Suzie Dingwall Williams is a Guest Contributor and this post was published yesterday on Venture Law Lines.
When US VCs grow introspective, it’s almost never good for Canada. Which is why we should all be concerned about the self-reflection now taking place south of the border.
In recent months, US VCs have cottoned on to the importance of immigrant entrepreneurs to an innovation economy. This used to be Canada’s exclusive domain; thanks to historical inclination and demographics, we’ve long known we need foreign innovators in order to grow our economy.
Now, US venture capital is catching up. Their zeal is fueled by a recently released study by the NVCA, which notes that (a) immigrants have started more than 25% of U.S. public companies that were formerly venture backed, and (b) more than 50% of the employment generated by U.S. public venture-backed companies has come from immigrant-founded companies like Intel, eBay, Yahoo!, and Sun.
The New York Times has also taken note, citing Harvard Law professor Vivek Wadhwa’s claim that 52.4% of today’s Silicon Valley startups have at least one foreign founder. US VCs are figuring that, to expand domestic deal flow, they need to expand the immigrant entrepreneur base.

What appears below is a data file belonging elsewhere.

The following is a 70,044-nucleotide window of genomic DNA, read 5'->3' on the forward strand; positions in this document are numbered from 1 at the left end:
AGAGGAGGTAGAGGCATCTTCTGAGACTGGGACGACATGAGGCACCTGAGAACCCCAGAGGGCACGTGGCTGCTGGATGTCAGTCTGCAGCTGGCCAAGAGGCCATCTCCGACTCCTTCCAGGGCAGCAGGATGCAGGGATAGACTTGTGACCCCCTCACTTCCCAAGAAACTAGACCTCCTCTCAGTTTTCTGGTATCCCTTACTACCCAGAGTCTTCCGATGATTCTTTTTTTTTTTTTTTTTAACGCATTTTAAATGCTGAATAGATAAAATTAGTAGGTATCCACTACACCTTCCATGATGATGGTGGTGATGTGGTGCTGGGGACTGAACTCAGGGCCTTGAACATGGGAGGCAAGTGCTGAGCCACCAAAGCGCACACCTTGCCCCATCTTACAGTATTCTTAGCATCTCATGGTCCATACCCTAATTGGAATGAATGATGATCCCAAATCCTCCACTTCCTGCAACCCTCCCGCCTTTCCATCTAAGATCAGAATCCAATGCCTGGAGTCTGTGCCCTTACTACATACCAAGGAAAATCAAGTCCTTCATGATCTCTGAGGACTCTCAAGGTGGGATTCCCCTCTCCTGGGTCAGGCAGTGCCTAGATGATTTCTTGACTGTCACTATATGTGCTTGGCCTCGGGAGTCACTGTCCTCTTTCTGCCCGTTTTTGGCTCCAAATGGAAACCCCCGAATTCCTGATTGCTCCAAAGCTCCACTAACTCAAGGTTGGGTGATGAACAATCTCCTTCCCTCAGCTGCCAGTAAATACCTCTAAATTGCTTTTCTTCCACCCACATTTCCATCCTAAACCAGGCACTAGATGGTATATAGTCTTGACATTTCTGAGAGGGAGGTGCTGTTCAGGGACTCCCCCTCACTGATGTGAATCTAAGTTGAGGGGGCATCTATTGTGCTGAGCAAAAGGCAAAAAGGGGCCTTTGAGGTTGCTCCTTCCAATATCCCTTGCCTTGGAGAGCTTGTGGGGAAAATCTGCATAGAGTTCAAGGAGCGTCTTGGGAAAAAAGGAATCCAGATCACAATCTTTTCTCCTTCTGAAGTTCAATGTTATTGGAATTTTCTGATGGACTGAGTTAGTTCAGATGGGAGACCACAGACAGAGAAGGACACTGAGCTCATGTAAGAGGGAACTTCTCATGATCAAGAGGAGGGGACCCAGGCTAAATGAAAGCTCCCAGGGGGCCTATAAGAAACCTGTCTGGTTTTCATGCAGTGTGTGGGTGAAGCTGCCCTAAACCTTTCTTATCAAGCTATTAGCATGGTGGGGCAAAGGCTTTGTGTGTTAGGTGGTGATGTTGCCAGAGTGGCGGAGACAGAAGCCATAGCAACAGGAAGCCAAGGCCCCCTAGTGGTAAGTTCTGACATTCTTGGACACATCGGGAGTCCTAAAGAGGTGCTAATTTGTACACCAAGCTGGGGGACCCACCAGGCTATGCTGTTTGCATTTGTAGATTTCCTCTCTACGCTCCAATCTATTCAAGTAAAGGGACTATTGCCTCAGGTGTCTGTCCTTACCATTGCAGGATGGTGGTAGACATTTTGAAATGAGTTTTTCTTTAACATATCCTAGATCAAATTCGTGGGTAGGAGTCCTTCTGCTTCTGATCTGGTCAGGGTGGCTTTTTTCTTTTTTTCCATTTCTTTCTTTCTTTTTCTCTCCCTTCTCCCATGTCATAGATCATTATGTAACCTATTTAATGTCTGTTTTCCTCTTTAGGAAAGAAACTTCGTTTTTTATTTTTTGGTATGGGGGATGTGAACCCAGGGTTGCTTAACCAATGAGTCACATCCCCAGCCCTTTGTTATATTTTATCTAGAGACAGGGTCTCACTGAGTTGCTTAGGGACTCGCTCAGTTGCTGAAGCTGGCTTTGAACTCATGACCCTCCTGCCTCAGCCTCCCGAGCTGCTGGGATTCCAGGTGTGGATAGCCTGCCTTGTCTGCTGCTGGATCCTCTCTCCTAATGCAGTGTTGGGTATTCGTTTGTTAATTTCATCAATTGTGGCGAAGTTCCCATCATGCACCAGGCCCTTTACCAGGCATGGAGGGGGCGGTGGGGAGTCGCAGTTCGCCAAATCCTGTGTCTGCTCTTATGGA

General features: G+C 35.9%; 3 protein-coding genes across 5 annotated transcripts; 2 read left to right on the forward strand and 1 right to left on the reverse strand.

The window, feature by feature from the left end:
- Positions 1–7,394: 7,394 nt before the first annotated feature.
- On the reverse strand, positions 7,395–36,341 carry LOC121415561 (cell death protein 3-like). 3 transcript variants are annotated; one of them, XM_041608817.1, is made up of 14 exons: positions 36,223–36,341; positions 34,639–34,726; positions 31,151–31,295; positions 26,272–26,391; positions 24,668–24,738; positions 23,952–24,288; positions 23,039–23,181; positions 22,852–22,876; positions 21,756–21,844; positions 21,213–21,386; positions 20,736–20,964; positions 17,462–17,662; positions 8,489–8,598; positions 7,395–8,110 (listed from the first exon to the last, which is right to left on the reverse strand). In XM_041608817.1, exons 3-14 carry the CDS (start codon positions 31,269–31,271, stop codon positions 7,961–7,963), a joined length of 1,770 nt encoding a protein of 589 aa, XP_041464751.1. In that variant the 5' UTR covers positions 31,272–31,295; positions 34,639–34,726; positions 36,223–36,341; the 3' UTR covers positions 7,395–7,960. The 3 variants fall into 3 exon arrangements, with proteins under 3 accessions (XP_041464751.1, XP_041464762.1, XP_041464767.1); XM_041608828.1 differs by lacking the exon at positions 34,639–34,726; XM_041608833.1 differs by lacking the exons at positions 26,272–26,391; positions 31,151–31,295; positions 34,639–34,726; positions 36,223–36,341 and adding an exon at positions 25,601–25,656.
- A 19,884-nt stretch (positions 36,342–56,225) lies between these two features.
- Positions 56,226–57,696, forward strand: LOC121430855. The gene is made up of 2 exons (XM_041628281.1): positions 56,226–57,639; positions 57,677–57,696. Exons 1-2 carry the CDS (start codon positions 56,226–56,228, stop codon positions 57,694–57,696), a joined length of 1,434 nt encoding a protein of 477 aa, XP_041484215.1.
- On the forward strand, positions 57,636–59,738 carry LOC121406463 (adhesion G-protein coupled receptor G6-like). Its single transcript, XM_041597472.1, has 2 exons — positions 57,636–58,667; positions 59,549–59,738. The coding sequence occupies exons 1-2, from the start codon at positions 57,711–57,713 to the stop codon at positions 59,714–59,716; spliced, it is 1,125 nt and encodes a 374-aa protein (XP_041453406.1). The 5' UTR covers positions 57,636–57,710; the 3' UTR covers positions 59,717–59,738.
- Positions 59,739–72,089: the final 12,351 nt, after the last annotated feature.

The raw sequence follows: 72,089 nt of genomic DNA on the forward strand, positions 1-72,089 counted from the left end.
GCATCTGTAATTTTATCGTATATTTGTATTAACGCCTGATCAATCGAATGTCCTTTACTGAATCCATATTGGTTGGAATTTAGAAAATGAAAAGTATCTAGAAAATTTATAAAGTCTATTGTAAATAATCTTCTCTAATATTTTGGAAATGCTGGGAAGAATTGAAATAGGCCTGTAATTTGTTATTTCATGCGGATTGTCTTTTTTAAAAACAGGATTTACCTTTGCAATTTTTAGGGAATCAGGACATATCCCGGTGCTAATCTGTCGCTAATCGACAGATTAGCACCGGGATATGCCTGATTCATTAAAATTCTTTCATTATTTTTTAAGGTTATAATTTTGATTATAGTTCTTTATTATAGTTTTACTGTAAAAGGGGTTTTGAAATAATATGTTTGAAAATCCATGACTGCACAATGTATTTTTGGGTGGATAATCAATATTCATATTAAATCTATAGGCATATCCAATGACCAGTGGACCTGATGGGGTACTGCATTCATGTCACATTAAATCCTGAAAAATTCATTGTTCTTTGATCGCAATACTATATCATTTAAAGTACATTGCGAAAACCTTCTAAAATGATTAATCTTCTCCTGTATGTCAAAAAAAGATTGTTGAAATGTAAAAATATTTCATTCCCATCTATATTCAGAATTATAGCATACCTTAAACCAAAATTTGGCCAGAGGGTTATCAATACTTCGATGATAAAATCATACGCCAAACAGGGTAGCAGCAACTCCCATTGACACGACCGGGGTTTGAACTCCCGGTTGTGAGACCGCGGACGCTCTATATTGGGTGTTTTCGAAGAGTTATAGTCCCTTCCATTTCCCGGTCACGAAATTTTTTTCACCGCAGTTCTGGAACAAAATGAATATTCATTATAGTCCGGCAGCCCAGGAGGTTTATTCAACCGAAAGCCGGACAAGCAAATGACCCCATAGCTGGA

As a result, US VCs are now actively lobbying the Obama administration to increase the number of specialty worker visas (referred to longingly by Canadians with dreams of a Silicon Valley life as H1B Visa).
This is not the best of news for Canada, unless you are a young entrepreneur who believes his business would get more and better financial backing if only he could relocate to California. The limited number of H1B Visas in the US has driven high tech growth in Canada, in some respects; in several cases, American businesses who cannot attract or sponsor adequate numbers of high tech professionals have near shored that work to Canada.
In a larger sense, there is an active competition heating up for innovators from outside of North America, one which Canada can ill afford to lose. Canada has some immigration programs for entrepreneurs which are laudable, but not spectacularly effective. There is a need to think and plan for how to capture this desirable talent pool, before new market entrants steal our thunder.